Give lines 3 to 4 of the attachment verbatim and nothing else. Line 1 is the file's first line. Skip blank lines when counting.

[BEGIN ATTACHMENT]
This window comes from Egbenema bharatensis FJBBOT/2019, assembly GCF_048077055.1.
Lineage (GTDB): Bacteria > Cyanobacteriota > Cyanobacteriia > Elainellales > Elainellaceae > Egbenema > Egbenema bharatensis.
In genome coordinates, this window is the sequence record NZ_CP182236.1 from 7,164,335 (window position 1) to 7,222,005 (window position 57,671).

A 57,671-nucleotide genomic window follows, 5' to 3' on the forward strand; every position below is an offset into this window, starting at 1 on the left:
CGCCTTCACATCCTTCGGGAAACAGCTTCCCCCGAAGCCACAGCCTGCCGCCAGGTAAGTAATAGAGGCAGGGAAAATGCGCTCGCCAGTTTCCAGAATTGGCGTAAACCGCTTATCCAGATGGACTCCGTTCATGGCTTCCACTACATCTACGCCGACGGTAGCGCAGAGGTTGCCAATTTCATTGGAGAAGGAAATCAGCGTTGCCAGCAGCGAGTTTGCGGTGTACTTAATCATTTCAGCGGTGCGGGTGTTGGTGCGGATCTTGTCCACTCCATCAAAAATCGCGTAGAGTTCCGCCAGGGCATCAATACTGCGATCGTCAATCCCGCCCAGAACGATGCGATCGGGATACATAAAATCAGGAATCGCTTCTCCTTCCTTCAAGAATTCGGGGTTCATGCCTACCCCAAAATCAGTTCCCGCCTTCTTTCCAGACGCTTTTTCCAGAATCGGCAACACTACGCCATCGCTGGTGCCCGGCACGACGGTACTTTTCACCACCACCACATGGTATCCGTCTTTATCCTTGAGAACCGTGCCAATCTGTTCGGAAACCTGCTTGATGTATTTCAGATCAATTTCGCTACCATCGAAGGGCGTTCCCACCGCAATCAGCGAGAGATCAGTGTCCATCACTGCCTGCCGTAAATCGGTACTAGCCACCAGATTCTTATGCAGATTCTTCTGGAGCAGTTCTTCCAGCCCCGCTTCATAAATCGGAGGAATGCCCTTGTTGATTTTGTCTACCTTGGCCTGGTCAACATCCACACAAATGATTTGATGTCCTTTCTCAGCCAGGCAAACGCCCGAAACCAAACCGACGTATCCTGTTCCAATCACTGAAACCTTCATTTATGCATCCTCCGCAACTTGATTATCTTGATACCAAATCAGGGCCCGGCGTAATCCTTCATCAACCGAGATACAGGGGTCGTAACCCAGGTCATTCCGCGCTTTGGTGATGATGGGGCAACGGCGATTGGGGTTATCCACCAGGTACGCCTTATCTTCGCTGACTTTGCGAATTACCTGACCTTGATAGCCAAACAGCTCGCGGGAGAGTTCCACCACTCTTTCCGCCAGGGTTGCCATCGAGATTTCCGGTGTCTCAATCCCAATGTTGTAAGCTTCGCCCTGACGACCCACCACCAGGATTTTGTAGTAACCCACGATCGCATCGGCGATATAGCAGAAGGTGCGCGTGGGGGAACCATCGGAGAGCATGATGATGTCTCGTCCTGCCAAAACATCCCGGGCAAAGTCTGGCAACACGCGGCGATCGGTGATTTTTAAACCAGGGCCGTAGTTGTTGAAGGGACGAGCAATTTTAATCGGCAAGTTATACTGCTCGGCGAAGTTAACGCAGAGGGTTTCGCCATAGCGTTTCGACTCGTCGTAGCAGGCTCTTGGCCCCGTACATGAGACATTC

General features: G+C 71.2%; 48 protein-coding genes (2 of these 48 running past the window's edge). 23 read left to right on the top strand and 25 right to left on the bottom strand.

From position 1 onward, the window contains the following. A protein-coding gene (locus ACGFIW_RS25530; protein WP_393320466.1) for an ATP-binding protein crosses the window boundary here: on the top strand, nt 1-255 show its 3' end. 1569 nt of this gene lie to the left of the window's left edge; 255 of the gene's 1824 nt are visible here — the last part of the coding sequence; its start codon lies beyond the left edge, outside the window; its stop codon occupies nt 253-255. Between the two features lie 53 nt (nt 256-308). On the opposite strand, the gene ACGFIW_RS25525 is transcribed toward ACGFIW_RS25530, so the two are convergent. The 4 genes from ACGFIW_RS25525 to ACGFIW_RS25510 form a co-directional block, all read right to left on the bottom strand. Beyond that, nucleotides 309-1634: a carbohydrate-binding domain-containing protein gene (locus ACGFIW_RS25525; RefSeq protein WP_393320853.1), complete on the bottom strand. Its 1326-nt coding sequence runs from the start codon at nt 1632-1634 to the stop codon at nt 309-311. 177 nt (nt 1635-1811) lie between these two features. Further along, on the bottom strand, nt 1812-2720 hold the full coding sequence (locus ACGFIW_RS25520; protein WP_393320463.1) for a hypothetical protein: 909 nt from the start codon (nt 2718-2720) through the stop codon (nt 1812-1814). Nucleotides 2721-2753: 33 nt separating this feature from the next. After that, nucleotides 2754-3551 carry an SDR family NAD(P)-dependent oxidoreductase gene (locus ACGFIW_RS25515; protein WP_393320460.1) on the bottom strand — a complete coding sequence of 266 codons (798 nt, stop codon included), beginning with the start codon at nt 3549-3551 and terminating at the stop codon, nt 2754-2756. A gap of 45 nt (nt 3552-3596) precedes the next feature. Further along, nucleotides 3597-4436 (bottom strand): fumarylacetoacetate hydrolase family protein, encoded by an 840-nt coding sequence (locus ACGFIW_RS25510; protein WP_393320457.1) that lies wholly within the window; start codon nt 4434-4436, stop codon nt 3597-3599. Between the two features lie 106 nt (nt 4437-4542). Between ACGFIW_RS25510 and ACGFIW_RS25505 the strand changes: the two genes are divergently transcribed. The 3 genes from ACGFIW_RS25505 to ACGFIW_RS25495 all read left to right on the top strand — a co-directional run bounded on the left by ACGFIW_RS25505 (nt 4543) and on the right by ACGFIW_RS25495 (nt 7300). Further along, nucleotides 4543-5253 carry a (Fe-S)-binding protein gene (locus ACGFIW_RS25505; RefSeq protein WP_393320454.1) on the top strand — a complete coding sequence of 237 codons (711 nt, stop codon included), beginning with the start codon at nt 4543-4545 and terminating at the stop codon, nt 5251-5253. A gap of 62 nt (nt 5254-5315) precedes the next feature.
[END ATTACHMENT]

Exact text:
In genome coordinates, this window is the sequence record NZ_CP182236.1 from 7,164,335 (window position 1) to 7,222,005 (window position 57,671).

A 57,671-nucleotide genomic window follows, 5' to 3' on the forward strand; every position below is an offset into this window, starting at 1 on the left: